When I taught kindergarten, our school routinely rehearsed lockdown drills. The children tried to be quiet in our “secret spot” as I quickly locked the door, turned off the lights, closed the blinds, and then joined them. We were practicing being safe. Now it sickens me to think of those sweet innocents who died at Sandy Hook Elementary. I pray for the children and staff who survived, the victims’ families, and the first-responders. May our nation act wisely to lessen the likelihood of another such horror as took place in Connecticut.
We will never know exactly what that young man was thinking. Very few of us even understand how things work inside our head. We know much more about the outside of it. We buy products and services to assist the outside—haircuts, makeup, glasses, hearing aids, dental work, hair and skin products, hats; that is the shorter list. There are brain functions that we recognize. It is inside our head that we learn and we love, we hate, speak, create, make choices, empathize, sense, remember, plot, forgive, desire, regret, suffer, rejoice, worship and pray; this list is complicated and extensive. It has been compiling since the Garden of Eden, and it all goes on above our necks. Most of us have no inkling as to how it works. Scientists do.
Neuroscience is a relatively young and exciting area of research. Naturally, words such as prefrontal cortex, dorsolateral and ventromedial regions are unfamiliar to us, but we are acutely aware of imbalances in the brain because we see the results in the news. Not all imbalances result in violence. Many are subtle and only cause pain to the individual and his/her friends and family. It is heartbreaking when someone is too embarrassed or mentally ill to seek treatment or can’t afford mental health care or self-medicates with substance abuse.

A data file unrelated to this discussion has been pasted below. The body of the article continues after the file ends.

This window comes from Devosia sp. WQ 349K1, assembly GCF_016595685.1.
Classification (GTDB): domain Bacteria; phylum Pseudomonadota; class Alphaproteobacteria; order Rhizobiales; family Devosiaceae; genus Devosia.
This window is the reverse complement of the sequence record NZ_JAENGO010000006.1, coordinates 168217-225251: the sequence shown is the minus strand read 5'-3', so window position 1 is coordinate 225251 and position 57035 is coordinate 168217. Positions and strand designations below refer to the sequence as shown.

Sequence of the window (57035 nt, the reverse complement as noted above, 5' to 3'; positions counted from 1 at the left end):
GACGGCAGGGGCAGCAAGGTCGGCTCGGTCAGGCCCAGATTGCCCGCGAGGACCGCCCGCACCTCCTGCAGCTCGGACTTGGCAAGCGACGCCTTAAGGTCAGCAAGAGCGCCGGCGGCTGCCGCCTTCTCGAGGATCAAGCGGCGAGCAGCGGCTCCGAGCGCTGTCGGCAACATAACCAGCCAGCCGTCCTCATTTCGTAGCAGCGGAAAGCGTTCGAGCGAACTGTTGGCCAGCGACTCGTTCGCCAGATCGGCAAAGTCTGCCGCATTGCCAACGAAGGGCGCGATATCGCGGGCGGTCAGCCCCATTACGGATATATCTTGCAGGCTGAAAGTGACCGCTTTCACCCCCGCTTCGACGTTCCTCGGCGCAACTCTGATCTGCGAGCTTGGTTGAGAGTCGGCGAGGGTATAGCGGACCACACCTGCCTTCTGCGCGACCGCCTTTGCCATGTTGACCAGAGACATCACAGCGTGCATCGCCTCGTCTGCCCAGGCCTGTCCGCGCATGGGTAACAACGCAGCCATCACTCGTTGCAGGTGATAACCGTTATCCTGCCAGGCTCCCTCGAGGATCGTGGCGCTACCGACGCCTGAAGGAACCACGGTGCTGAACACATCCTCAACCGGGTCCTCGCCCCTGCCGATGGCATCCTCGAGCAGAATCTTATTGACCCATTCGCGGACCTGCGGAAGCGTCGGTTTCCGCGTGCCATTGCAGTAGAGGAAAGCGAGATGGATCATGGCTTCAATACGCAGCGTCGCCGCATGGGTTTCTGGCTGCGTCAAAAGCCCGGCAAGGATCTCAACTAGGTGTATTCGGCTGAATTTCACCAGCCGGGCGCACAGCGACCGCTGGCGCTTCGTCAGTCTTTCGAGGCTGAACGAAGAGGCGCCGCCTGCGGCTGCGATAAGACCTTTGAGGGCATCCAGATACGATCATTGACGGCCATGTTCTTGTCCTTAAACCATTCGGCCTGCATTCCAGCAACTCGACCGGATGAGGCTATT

If any other part of our body is broken or malfunctioning, we seek medical attention and society sympathizes, insurance companies cover the care, and we often are made whole again. Such is not always the case with mental health problems. Resilient, harsh social stigmas still exist in this area of health and it is only recently that many insurance companies have been forced to cover mental health issues as well as substance abuse treatment.
We test teens for knowledge and health before they enter college. Why not screen them for mental health prior to leaving middle school and high school? Often, parents are the last to realize that their child has progressed beyond a shy or moody teenager. Conversely, what can be done about outpatient care for non-compliant yet diagnosed adults? Professional mental health assessment and intervention in all these areas could dilute a greater problem that might mean a happier, safer life for us all.
If you know someone who is suffering, encourage her/him to seek professional help. If an acquaintance confides concerns about a family member, don’t hesitate to suggest the importance of professional care. Be vigilant, but with kindness. Pause before simply criticizing those with issues contrary to the norm. Social stigmas proliferate out of fear and we tend to fear that which we don’t understand. Pray for that person and her family to receive God’s peace that passes all understanding. Pray for our nation to work together on issues that can change our lives in an instant.
Sharon McAnear grew up in the Texas Panhandle at a time when small towns and farms still thrived, as did the comforting presence of extended families. Her Jemma Series (OakTara) portrays the abiding spirit of church-going farm folks, and reveals their social attitudes, both good and bad, during the late 50s, 60s, and early 70s. Her Stars in My Crown Series (OakTara) is all about the grown-up Jemma earning stars in her heavenly crown by raising her three children. Jemma just wants them to be safe, healthy, and happy; however, it's not that easy. Annalisa wants a relationship with her birth mother (straight out of prison), Andrew has serious health issues that he tries to alleviate with remedies of his own, and overachieving Betsy thinks she's in love with her boss, who is much, much older and has a dubious past. Sharon is also a reader, a hiker, and a frequent visitor to Britain. She confesses to lovingly wallpapering her family's downstairs bathroom with 243 Far Side cartoons one snowy weekend in the late 90s. Sharon lives in Colorado, is currently plotting her next novel, and perhaps sneaking added inspiration from wallpaper.